LexisLibrary and LexisPSL
Sign up for a free trial today and get full access for a weekTrial
Minister Jonathan Djanogly has said that more use should be made of mediation as an alternative to using courts in civil and family justice disputes.
Writing in the September issue of the Government Gazette, the junior justice minister said: "All too often court has been seen as the first, rather than the last, resort for dealing with disputes. We want to encourage people in disputes to play a greater role in resolving them themselves, in both civil and family issues."
Addressing the issue of mediation in the family justice system the minister said: "Particularly in relation to family cases where decisions about contact and residency of children are being made, we must ask whether a court is the most appropriate setting. I firmly believe that we need to look at the role mediators can play, so that more families can sit down and come to agreements without the cost and disruption often caused by lengthy court cases. Our evidence shows that mediation can be quicker, cheaper and provide better outcomes than going to court."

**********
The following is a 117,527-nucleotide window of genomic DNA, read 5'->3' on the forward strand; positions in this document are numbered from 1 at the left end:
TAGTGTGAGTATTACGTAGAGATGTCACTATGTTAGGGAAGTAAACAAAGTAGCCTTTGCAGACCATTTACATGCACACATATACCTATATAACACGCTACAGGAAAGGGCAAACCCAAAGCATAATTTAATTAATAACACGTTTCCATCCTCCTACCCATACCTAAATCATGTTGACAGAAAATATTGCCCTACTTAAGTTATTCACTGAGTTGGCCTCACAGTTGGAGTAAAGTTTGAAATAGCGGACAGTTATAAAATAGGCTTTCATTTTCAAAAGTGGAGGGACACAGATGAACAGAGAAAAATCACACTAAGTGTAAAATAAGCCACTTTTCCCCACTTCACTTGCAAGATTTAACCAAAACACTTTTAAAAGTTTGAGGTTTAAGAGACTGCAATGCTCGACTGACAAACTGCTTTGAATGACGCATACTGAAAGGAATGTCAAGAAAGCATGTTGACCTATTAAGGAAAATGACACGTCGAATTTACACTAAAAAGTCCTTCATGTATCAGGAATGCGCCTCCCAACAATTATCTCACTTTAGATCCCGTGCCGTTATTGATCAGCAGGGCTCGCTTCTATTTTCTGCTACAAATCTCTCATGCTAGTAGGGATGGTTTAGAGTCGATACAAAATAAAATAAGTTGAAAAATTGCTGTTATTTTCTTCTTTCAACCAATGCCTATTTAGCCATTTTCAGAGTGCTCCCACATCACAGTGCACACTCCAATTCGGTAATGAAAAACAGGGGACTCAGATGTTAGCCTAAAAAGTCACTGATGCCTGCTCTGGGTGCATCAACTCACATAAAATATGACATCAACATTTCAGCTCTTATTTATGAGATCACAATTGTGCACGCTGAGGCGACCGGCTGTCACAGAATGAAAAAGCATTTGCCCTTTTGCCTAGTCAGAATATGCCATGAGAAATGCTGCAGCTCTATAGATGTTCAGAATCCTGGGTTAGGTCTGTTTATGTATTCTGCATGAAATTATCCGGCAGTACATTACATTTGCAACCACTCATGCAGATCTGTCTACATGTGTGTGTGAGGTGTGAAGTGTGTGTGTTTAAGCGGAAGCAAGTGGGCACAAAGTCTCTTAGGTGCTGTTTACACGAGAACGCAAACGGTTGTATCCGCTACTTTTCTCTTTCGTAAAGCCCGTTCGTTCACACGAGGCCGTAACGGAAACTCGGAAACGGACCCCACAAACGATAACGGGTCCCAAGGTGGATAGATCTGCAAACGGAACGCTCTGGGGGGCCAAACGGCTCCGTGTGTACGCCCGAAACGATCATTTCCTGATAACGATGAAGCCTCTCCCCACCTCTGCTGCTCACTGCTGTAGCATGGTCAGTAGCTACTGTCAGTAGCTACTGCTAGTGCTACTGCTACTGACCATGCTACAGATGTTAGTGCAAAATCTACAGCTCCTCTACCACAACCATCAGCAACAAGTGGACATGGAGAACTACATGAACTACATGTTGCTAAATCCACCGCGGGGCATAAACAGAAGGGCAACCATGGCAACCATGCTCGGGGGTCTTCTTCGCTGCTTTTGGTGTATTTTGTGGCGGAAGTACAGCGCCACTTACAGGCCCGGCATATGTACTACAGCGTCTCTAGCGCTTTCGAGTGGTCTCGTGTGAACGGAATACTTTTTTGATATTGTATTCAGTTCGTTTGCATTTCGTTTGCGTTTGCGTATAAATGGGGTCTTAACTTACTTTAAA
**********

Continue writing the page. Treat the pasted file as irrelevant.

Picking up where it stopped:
"By working closely with dispute resolution providers, the judiciary and the legal profession, we have the opportunity to pave the way for reform," the minister concluded.
Mediation is one option being looked at for the Government in the Family Justice Review chaired by David Norgrove. The review was announced as part of the cross-government Families and Relationships Green Paper, published by the Department for Children, Schools and Families in January.
The panel will make recommendations in two key areas: providing better information to promote fair settlements and agreements between family members; and whether improvements need to be made to the way in which the family justice system is managed.
Practitioners interested in submitting evidence to the Family Justice Review should do so Thursday by 30 September.
The Red Book is the acknowledged authority on practice and procedure